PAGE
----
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The Sounding Board by R J Lannan
RJ Lannan is the reviewer for The Sounding Board.
Other reviews from The Sounding Board by R J Lannan:
  What We Hold Dear by Timothy Wenzel, reviewed by RJ Lannan on 3/19/2018
  Another Sunday Drive by Damon Buxton, reviewed by RJ Lannan on 3/19/2018
  Into the Flow by Joseph Akins, reviewed by RJ Lannan on 3/6/2018
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Moonlight In Empty Rooms
By Heidi Anne Breyer
Label: Winterhall Records
Released 1/23/2018
Moonlight In Empty Rooms tracks
1. Unfinished Conversation
2. Autumn Snowfall
3. Autumn in Bruges
4. Christian's Workshop
5. Moonlight In Empty Rooms
6. Eastertide
7. Rainy Day
8. The Sound And The Fury
9. Winter Rose
10. Half Hour Before Spring
11. Faith
12. End Of Summer
Seeing is Believing
Listening to pianist Heidi Breyer's newest album, Moonlight in Empty Rooms I have come upon a happenstance where an old adage must be changed. I would now say it like this; "A picture is worth a thousand notes." Breyer's work is contemporary piano at its best with twelve intoxicating instrumentals of light ensemble and solo piano works inspired by the muse of her dreams and the works of her husband realistic painter, Alexander Volkov. Let’s talk about Volkov first. Alex is an extraordinary painter whose heart and eyes transform everyday scenes into art that has to be seen to be believed. That being said, Breyer seems to have the same kind of magic. She sees with the eyes of her heart and transmutes that emotion of a visual into a glorious tune. All of the tracks on 'Moonlight in Empty Rooms' are written in response to a Volkov work. There is a bonus gift in the album package, a DVD that shows you melodically, the correlations that are possible when the two mediums are matched up. This is a review written for two.

The album opens with the Unfinished Conversation. A candle hastily blown out and the remnants of wine in the bottom of a duplet of glasses are all the fragments of a promise. There is more to come. Heidi's crescendo is a display of emotion that claims nothing is yet finished. The tune then settles into an idyllic flow accompanied by violinist Charlie Bisharat. The colors in this one are muted, the quality poignant and polished.

Autumn in Bruges is music for lovers. As it played I could picture a couple as they sit by the canal. They order up sweet wine and they laugh at each other's corny jokes. He reaches for her hand just as the sun utters goodnight. Volkov captures the moment in shadows and reflections. Heidi's music, like Alexander's light, splashes onto everything giving it more life. Heidi's tune is soft and sweet, and almost introspective at times.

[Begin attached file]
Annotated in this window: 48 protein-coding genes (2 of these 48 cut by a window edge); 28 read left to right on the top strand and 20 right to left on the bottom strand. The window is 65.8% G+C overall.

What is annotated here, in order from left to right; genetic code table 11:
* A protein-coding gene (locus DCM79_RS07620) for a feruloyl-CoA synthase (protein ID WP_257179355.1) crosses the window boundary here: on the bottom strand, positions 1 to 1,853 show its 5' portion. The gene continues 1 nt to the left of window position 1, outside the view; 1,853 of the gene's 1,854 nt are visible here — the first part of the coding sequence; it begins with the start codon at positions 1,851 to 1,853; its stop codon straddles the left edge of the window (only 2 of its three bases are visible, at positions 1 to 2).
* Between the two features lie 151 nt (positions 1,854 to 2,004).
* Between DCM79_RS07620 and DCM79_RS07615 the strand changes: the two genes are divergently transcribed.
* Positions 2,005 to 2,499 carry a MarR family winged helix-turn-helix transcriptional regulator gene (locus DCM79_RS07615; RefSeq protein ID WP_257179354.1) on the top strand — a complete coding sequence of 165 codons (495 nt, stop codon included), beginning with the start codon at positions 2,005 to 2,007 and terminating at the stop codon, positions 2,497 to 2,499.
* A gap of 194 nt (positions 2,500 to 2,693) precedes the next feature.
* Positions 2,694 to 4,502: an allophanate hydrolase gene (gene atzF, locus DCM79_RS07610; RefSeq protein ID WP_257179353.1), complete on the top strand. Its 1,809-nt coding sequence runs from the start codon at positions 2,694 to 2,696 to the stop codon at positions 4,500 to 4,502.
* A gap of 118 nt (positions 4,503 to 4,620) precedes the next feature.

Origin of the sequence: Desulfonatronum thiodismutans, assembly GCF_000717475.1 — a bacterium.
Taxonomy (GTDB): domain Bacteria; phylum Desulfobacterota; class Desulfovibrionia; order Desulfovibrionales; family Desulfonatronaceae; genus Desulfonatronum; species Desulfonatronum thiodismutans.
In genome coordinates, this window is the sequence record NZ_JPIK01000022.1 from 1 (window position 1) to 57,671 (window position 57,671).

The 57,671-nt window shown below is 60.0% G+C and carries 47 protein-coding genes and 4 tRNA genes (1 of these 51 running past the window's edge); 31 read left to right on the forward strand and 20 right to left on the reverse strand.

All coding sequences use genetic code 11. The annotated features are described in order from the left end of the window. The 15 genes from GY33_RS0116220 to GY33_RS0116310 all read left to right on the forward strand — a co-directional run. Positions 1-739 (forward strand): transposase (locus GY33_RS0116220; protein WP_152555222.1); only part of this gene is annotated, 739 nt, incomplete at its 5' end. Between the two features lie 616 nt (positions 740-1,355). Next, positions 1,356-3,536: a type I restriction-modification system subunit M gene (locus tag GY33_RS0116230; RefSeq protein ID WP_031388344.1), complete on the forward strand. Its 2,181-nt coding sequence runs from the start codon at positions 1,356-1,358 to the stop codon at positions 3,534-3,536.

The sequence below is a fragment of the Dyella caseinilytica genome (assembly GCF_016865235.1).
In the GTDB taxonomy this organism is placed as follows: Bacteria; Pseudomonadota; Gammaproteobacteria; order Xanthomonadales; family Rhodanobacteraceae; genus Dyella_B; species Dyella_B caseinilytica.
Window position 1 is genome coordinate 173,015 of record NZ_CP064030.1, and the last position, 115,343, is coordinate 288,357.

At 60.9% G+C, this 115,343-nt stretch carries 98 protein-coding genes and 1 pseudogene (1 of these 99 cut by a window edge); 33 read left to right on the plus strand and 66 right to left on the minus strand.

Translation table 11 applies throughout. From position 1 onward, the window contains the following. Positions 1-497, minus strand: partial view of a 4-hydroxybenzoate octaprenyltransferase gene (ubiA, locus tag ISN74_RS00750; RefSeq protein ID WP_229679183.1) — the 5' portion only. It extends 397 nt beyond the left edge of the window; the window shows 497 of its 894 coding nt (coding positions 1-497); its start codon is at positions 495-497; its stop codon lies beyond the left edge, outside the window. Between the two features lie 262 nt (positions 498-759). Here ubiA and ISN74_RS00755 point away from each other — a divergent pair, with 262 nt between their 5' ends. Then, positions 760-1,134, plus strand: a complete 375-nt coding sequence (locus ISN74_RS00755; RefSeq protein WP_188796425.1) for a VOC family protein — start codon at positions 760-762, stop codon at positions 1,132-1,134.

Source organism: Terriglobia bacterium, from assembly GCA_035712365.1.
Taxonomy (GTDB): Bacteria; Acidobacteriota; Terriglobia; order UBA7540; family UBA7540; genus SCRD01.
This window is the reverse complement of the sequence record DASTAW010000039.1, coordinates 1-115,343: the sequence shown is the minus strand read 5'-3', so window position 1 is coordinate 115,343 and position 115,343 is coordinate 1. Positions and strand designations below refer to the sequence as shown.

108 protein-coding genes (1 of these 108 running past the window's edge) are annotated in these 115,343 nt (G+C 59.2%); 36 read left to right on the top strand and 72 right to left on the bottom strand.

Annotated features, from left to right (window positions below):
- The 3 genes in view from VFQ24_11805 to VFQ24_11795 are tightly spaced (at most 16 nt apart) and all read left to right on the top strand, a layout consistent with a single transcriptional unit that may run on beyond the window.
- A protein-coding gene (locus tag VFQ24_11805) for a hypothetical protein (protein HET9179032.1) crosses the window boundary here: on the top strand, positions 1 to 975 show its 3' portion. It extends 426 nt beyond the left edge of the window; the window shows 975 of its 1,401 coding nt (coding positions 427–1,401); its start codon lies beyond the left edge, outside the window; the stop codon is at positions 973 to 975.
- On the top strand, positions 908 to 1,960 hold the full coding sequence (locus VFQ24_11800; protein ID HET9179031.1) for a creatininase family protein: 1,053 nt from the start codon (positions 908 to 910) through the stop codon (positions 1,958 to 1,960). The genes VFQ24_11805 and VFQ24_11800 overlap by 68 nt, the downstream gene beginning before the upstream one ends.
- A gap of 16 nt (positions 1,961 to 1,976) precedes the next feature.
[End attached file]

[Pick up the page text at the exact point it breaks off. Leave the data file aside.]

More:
The title tune Moonlight in Empty Rooms begins with a brief, but haunting violin intro. Heidi's theme takes over and it is lush and expansive, yet thought provoking. Volkov's painting in subdued grays and whites offers stripes of moonlight that fall across the floor in an unoccupied space. The moonlight is so bright that you can imagine the motes floating in the air. The scene and the music invites you in to make your own scenario. Place the characters, open the windows, and arrange the furniture. Make it your own. It is music of opportunity, a pas de deux of unseen souls. It is the best cut on the album in my mind and one that I played over and over.

I have always been a pluviophile, a lover of rainy weather so Rainy Day also became a favorite. Volkov offers a bunch of cornflowers in an old Mason jar positioned in front of a window. Rivulets run down the glass. But the sun may be ready to come out any minute. Breyer musically captures the scene just as the clouds begin to part. Her rich, memorable score is a bit melancholy, but it brightens quickly.

Half Hour Before Spring, the painting, is what Volkov does best. He freezes a moment in time and we become witnesses to the instance. The pastel colors of dawn invites us in and we can feel the warmth as it softens the air. Heidi uses that subtle change in morning light to draw us to the music. Counterbalanced with the violin, she uses hopefulness in the notes to beckon us into the changing of the seasons. In the picture, there is still an icy glaze on much, but the music portends the first green any second now. There is a sense of sadness to see winter saying goodbye.

A white church on a hillside of fall grass is the subject of Faith. The background features storm clouds, but the church is bathed in a pure, white light. That is faith. This complex, harmonically rich refrain is balanced by the violin that plays the part of the questioner and the piano which eventually offers grace. There is a sweet sadness to it all. It suggests the feeling of saudade, the sense that one's soul is searching for something it does not understand. Bisharat’s finale will give you chills.

Violinist Charlie Bisharat was the perfect accompanist to Heidi Breyer's music. He has a method that is complimentary, more that obtrusive, like a friend who always knows just what to say. Breyer, herself wields alchemy on this album, confirming the ongoing partnership with more than a kindred spirit in Alex Volkov. The simpatico is phenomenal. Breyer is at the present at an apex in her composition skills, but I feel there is more to come. There is a notable intricacy from her previous releases, which makes you want to hear more. Despite what John Keats once said, we have heard the melodies and they are far sweeter. Mr. Keats, let me introduce you to Heidi Breyer, the composer.
Rating: Excellent   Excellent
- reviewed by RJ Lannan on 3/6/2018
 
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